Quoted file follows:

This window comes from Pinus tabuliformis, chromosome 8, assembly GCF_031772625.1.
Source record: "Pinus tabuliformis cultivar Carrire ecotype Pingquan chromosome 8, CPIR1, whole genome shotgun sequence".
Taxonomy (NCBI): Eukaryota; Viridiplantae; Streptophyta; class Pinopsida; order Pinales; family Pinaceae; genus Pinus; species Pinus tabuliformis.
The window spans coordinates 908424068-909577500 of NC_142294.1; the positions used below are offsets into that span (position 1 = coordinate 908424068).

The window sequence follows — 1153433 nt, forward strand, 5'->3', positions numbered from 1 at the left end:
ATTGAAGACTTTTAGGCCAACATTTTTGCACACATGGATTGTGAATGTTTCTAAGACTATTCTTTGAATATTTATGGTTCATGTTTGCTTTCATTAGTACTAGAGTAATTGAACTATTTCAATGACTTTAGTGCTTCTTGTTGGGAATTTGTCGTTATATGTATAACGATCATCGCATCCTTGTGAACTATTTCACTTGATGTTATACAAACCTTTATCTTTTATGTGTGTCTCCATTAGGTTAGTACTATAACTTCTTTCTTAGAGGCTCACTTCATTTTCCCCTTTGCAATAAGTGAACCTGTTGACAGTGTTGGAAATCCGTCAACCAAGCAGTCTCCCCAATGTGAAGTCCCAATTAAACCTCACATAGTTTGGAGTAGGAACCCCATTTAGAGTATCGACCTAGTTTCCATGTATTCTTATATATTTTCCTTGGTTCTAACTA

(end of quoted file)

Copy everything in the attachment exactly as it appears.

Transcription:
This window comes from Pinus tabuliformis, chromosome 8, assembly GCF_031772625.1.
Source record: "Pinus tabuliformis cultivar Carrire ecotype Pingquan chromosome 8, CPIR1, whole genome shotgun sequence".
Taxonomy (NCBI): Eukaryota; Viridiplantae; Streptophyta; class Pinopsida; order Pinales; family Pinaceae; genus Pinus; species Pinus tabuliformis.
The window spans coordinates 908424068-909577500 of NC_142294.1; the positions used below are offsets into that span (position 1 = coordinate 908424068).

The window sequence follows — 1153433 nt, forward strand, 5'->3', positions numbered from 1 at the left end:
ATTGAAGACTTTTAGGCCAACATTTTTGCACACATGGATTGTGAATGTTTCTAAGACTATTCTTTGAATATTTATGGTTCATGTTTGCTTTCATTAGTACTAGAGTAATTGAACTATTTCAATGACTTTAGTGCTTCTTGTTGGGAATTTGTCGTTATATGTATAACGATCATCGCATCCTTGTGAACTATTTCACTTGATGTTATACAAACCTTTATCTTTTATGTGTGTCTCCATTAGGTTAGTACTATAACTTCTTTCTTAGAGGCTCACTTCATTTTCCCCTTTGCAATAAGTGAACCTGTTGACAGTGTTGGAAATCCGTCAACCAAGCAGTCTCCCCAATGTGAAGTCCCAATTAAACCTCACATAGTTTGGAGTAGGAACCCCATTTAGAGTATCGACCTAGTTTCCATGTATTCTTATATATTTTCCTTGGTTCTAACTA